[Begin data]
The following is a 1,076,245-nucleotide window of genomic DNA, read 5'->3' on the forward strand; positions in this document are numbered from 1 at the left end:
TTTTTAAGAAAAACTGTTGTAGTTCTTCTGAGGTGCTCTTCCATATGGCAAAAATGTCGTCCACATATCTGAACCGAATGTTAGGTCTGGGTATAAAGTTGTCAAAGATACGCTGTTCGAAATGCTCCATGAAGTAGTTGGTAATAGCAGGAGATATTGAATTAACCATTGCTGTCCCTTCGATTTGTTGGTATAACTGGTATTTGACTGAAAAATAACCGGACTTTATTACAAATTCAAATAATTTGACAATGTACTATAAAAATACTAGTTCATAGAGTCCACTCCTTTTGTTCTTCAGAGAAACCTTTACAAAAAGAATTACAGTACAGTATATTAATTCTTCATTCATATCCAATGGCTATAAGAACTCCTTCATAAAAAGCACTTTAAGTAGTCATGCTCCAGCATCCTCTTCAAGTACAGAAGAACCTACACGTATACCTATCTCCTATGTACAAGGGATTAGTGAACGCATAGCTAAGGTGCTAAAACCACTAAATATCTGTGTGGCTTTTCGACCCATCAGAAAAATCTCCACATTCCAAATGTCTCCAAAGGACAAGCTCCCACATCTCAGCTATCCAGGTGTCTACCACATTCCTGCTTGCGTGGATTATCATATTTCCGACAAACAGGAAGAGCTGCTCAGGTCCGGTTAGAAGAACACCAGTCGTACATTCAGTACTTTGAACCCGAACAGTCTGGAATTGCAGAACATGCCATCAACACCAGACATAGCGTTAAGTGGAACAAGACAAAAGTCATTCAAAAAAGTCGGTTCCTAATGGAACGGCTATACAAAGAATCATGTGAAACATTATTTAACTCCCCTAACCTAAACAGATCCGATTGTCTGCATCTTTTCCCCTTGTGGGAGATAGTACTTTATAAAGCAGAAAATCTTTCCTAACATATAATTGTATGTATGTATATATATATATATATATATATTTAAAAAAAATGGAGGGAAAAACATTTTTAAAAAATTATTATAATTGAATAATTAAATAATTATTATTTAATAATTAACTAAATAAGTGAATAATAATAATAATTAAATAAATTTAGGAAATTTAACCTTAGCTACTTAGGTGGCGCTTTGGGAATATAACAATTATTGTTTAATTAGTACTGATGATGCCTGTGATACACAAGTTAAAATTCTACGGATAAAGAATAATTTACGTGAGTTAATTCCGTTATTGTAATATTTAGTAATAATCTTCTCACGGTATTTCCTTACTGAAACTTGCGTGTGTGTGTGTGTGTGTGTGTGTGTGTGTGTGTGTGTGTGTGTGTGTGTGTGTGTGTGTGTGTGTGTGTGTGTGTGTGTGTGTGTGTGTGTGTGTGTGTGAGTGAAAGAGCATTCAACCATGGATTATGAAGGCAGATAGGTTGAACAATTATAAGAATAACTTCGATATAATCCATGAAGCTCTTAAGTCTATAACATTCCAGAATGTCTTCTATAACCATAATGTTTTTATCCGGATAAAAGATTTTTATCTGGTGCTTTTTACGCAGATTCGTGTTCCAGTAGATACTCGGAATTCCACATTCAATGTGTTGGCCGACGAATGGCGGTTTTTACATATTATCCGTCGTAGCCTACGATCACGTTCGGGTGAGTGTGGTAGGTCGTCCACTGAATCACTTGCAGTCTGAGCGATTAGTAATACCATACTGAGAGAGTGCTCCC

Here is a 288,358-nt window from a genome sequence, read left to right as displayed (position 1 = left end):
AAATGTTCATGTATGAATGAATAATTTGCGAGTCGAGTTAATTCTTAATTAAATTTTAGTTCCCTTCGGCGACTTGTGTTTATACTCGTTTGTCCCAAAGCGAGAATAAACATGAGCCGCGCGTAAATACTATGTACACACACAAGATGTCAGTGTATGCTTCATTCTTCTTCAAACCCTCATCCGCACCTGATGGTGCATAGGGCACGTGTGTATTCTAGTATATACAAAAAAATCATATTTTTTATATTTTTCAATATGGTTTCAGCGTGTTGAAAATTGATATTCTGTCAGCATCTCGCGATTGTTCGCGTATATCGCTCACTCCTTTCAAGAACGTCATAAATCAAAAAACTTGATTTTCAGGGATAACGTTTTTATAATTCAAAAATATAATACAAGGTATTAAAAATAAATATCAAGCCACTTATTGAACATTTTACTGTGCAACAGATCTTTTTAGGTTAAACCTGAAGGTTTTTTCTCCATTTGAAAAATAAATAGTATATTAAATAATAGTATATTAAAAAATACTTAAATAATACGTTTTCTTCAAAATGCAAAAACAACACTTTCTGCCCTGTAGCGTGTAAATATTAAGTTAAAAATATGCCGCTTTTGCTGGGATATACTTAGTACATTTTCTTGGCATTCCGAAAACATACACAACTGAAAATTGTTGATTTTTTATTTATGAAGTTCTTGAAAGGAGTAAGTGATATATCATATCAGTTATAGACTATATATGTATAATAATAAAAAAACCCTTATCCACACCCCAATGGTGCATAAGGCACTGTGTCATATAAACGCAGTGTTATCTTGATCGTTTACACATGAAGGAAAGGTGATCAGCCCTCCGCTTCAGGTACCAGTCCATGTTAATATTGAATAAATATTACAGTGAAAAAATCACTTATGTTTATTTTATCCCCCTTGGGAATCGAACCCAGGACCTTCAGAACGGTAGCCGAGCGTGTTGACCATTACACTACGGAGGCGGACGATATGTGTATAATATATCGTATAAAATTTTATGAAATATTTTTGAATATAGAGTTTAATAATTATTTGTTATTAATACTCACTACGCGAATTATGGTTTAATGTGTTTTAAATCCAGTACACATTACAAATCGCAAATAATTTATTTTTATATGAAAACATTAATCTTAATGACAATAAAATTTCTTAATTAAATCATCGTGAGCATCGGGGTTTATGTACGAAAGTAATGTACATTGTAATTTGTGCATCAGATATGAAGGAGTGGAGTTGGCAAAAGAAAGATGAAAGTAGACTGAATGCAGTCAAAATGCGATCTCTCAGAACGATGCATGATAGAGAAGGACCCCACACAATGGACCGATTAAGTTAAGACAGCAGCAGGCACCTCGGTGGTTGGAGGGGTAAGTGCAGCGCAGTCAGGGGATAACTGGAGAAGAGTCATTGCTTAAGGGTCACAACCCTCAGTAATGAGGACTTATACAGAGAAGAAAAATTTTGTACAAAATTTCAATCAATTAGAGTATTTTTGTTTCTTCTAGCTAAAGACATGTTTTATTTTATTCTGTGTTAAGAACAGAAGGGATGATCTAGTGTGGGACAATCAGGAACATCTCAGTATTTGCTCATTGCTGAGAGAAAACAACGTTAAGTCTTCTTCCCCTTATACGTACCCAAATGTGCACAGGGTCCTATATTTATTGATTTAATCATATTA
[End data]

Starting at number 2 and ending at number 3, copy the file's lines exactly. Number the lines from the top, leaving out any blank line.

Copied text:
TTTTTAAGAAAAACTGTTGTAGTTCTTCTGAGGTGCTCTTCCATATGGCAAAAATGTCGTCCACATATCTGAACCGAATGTTAGGTCTGGGTATAAAGTTGTCAAAGATACGCTGTTCGAAATGCTCCATGAAGTAGTTGGTAATAGCAGGAGATATTGAATTAACCATTGCTGTCCCTTCGATTTGTTGGTATAACTGGTATTTGACTGAAAAATAACCGGACTTTATTACAAATTCAAATAATTTGACAATGTACTATAAAAATACTAGTTCATAGAGTCCACTCCTTTTGTTCTTCAGAGAAACCTTTACAAAAAGAATTACAGTACAGTATATTAATTCTTCATTCATATCCAATGGCTATAAGAACTCCTTCATAAAAAGCACTTTAAGTAGTCATGCTCCAGCATCCTCTTCAAGTACAGAAGAACCTACACGTATACCTATCTCCTATGTACAAGGGATTAGTGAACGCATAGCTAAGGTGCTAAAACCACTAAATATCTGTGTGGCTTTTCGACCCATCAGAAAAATCTCCACATTCCAAATGTCTCCAAAGGACAAGCTCCCACATCTCAGCTATCCAGGTGTCTACCACATTCCTGCTTGCGTGGATTATCATATTTCCGACAAACAGGAAGAGCTGCTCAGGTCCGGTTAGAAGAACACCAGTCGTACATTCAGTACTTTGAACCCGAACAGTCTGGAATTGCAGAACATGCCATCAACACCAGACATAGCGTTAAGTGGAACAAGACAAAAGTCATTCAAAAAAGTCGGTTCCTAATGGAACGGCTATACAAAGAATCATGTGAAACATTATTTAACTCCCCTAACCTAAACAGATCCGATTGTCTGCATCTTTTCCCCTTGTGGGAGATAGTACTTTATAAAGCAGAAAATCTTTCCTAACATATAATTGTATGTATGTATATATATATATATATATATATTTAAAAAAAATGGAGGGAAAAACATTTTTAAAAAATTATTATAATTGAATAATTAAATAATTATTATTTAATAATTAACTAAATAAGTGAATAATAATAATAATTAAATAAATTTAGGAAATTTAACCTTAGCTACTTAGGTGGCGCTTTGGGAATATAACAATTATTGTTTAATTAGTACTGATGATGCCTGTGATACACAAGTTAAAATTCTACGGATAAAGAATAATTTACGTGAGTTAATTCCGTTATTGTAATATTTAGTAATAATCTTCTCACGGTATTTCCTTACTGAAACTTGCGTGTGTGTGTGTGTGTGTGTGTGTGTGTGTGTGTGTGTGTGTGTGTGTGTGTGTGTGTGTGTGTGTGTGTGTGTGTGTGTGTGTGTGTGTGTGTGTGTGTGAGTGAAAGAGCATTCAACCATGGATTATGAAGGCAGATAGGTTGAACAATTATAAGAATAACTTCGATATAATCCATGAAGCTCTTAAGTCTATAACATTCCAGAATGTCTTCTATAACCATAATGTTTTTATCCGGATAAAAGATTTTTATCTGGTGCTTTTTACGCAGATTCGTGTTCCAGTAGATACTCGGAATTCCACATTCAATGTGTTGGCCGACGAATGGCGGTTTTTACATATTATCCGTCGTAGCCTACGATCACGTTCGGGTGAGTGTGGTAGGTCGTCCACTGAATCACTTGCAGTCTGAGCGATTAGTAATACCATACTGAGAGAGTGCTCCC

Here is a 288,358-nt window from a genome sequence, read left to right as displayed (position 1 = left end):